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    Fight The Snobbery - Maybe Solar Efficiency Is Good Enough
    By Hank Campbell | January 9th 2012 11:41 AM | 10 comments | Print | E-mail | Track Comments
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    Solar photovoltaic (PV) mass-market polycrystalline panels are typically about 15% efficiency. Pretty terrible, right?  Maybe, maybe not.  

    Cars - both gasoline and electric vehicles, despite what the electric car hype machine claims - are only slightly more efficient at 15-25%, as is eating, and biology had all of existence to perfect that process. Ethanol and other biofuels, which were the darling of anti-science environmentalists in the Anything-But-Oil camp before electric cars because they are the ultimate solar-powered device, are a dismal <2% efficiency.

    Yet maybe an efficiency fetish is just as misguided as the Anything-But-Oil one. Regardless, efficiency is what people talk about and that may be a mistake - there are lots of other reasons why solar power in current form is unworkable but efficiency may be just as misguided when critics bash it as when zealots promote it.

    Efficiency can be improved, and has been in for NASA applications (to around 40%) but those manufacturing costs are insane. It doesn't keep the interns working at the Department of Energy who are squandering $35 billion on corporate welfare from insisting the Miracle of Capitalism will bring those costs down, ironically requiring massive taxpayer funding first to do so, but in the non-government world where we don't get to play with Monopoly money, actual science and economics are in force. So let's stick to data and the data says solar is not great, and maybe it never will be, but it isn't awful.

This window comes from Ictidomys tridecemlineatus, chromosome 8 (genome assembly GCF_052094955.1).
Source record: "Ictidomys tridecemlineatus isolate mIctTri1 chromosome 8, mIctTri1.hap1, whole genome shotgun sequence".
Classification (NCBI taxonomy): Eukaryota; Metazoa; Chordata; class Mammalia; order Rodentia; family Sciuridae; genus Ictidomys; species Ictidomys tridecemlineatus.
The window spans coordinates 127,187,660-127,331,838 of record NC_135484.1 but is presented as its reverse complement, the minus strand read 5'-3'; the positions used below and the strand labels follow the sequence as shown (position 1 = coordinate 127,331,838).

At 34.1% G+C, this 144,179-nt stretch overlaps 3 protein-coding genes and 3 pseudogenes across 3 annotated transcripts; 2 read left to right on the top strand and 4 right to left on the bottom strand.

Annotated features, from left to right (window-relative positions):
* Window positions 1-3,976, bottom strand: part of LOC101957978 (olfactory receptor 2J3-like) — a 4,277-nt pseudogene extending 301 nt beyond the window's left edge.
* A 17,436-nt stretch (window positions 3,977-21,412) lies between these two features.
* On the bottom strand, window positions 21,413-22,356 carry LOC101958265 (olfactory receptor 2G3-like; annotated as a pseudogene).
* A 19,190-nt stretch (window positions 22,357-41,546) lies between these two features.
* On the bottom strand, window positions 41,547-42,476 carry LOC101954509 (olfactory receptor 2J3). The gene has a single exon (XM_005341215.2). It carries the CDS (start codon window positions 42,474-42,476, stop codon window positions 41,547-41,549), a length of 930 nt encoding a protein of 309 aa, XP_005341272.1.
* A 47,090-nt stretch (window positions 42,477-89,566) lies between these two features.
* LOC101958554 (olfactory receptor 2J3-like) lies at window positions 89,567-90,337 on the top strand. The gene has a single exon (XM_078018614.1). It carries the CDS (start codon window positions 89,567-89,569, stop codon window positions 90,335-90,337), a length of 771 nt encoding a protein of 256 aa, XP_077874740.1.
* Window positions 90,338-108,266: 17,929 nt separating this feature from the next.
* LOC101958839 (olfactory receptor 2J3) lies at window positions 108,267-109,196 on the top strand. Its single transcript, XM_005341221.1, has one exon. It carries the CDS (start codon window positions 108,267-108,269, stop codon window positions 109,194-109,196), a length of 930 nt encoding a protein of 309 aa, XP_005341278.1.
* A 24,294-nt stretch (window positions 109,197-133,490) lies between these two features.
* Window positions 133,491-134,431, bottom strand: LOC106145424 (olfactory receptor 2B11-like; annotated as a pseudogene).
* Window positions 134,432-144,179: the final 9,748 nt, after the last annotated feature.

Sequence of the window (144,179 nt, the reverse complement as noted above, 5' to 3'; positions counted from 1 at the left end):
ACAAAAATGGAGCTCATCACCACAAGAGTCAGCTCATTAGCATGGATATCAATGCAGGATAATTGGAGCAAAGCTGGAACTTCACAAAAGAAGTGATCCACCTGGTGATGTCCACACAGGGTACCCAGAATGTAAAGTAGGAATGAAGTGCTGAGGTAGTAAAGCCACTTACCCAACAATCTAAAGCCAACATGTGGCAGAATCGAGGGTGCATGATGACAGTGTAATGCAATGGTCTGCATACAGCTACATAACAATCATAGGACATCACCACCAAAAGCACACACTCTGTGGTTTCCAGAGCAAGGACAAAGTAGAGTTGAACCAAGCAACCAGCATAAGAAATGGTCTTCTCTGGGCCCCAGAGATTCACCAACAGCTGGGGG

Writing at Do The Math, Tom Murphy, associate professor of physics at the University of California, San Diego, tackles the evolution of PV technology and why the efficiency concerns are not all they are cracked up to be.

    He is right. Even current silicon is reasonably efficient compared to mature technologies so why Energy Secretary (and Nobel-winning physicist) Steven Chu was determined to fund copper indium gallium diselenide (CIGS) companies (not basic research, actual companies, to the tune of a million dollars per job in government funding) remains a mystery of how astute scientists can lose their minds when they enter politics, just like anyone else can.

    But solar won't get better any time soon, especially if we are rewarding old technology we know is not great with unlimited government money. "There are really good reasons why the efficiencies will not climb to arbitrarily high values. Basic physics stands in the way, and I am left impressed with what we’ve got," he writes.   But I have a whole book coming out in September that has a section dealing with the physics obstacles so read his piece in the interim.  He does a terrific analysis of how we got to where we are.

    Of course, cultural obstacles also remain if solar power is only almost as good as the low end of cars; just like you can't get a job writing at the New York Times by telling an editor you are as good as their worst employee, existing technology cannot replace an incumbent by being on the low end of what existing technology has. Cars replaced horses - even without a Department of Energy to pork barrel Ford Motor Company - because they were clearly better than horses even while the cost was far higher.